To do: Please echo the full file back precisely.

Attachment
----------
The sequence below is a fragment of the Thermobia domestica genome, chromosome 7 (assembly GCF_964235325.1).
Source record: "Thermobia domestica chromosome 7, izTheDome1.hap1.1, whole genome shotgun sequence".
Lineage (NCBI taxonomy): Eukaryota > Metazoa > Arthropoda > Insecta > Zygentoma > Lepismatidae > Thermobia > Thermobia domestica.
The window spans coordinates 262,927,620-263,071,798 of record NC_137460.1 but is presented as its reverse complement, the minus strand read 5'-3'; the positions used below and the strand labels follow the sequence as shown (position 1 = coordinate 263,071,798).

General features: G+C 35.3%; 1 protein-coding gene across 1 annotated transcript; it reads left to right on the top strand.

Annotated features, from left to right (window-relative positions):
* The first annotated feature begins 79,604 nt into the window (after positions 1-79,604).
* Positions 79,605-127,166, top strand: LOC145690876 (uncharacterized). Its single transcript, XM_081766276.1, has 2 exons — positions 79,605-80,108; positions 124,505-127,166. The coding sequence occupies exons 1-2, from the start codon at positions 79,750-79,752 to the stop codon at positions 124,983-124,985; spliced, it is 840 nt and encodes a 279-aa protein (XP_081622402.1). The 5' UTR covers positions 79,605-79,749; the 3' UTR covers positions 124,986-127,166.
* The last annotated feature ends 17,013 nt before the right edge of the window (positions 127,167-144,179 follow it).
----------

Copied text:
The sequence below is a fragment of the Thermobia domestica genome, chromosome 7 (assembly GCF_964235325.1).
Source record: "Thermobia domestica chromosome 7, izTheDome1.hap1.1, whole genome shotgun sequence".
Lineage (NCBI taxonomy): Eukaryota > Metazoa > Arthropoda > Insecta > Zygentoma > Lepismatidae > Thermobia > Thermobia domestica.
The window spans coordinates 262,927,620-263,071,798 of record NC_137460.1 but is presented as its reverse complement, the minus strand read 5'-3'; the positions used below and the strand labels follow the sequence as shown (position 1 = coordinate 263,071,798).

General features: G+C 35.3%; 1 protein-coding gene across 1 annotated transcript; it reads left to right on the top strand.

Annotated features, from left to right (window-relative positions):
* The first annotated feature begins 79,604 nt into the window (after positions 1-79,604).
* Positions 79,605-127,166, top strand: LOC145690876 (uncharacterized). Its single transcript, XM_081766276.1, has 2 exons — positions 79,605-80,108; positions 124,505-127,166. The coding sequence occupies exons 1-2, from the start codon at positions 79,750-79,752 to the stop codon at positions 124,983-124,985; spliced, it is 840 nt and encodes a 279-aa protein (XP_081622402.1). The 5' UTR covers positions 79,605-79,749; the 3' UTR covers positions 124,986-127,166.
* The last annotated feature ends 17,013 nt before the right edge of the window (positions 127,167-144,179 follow it).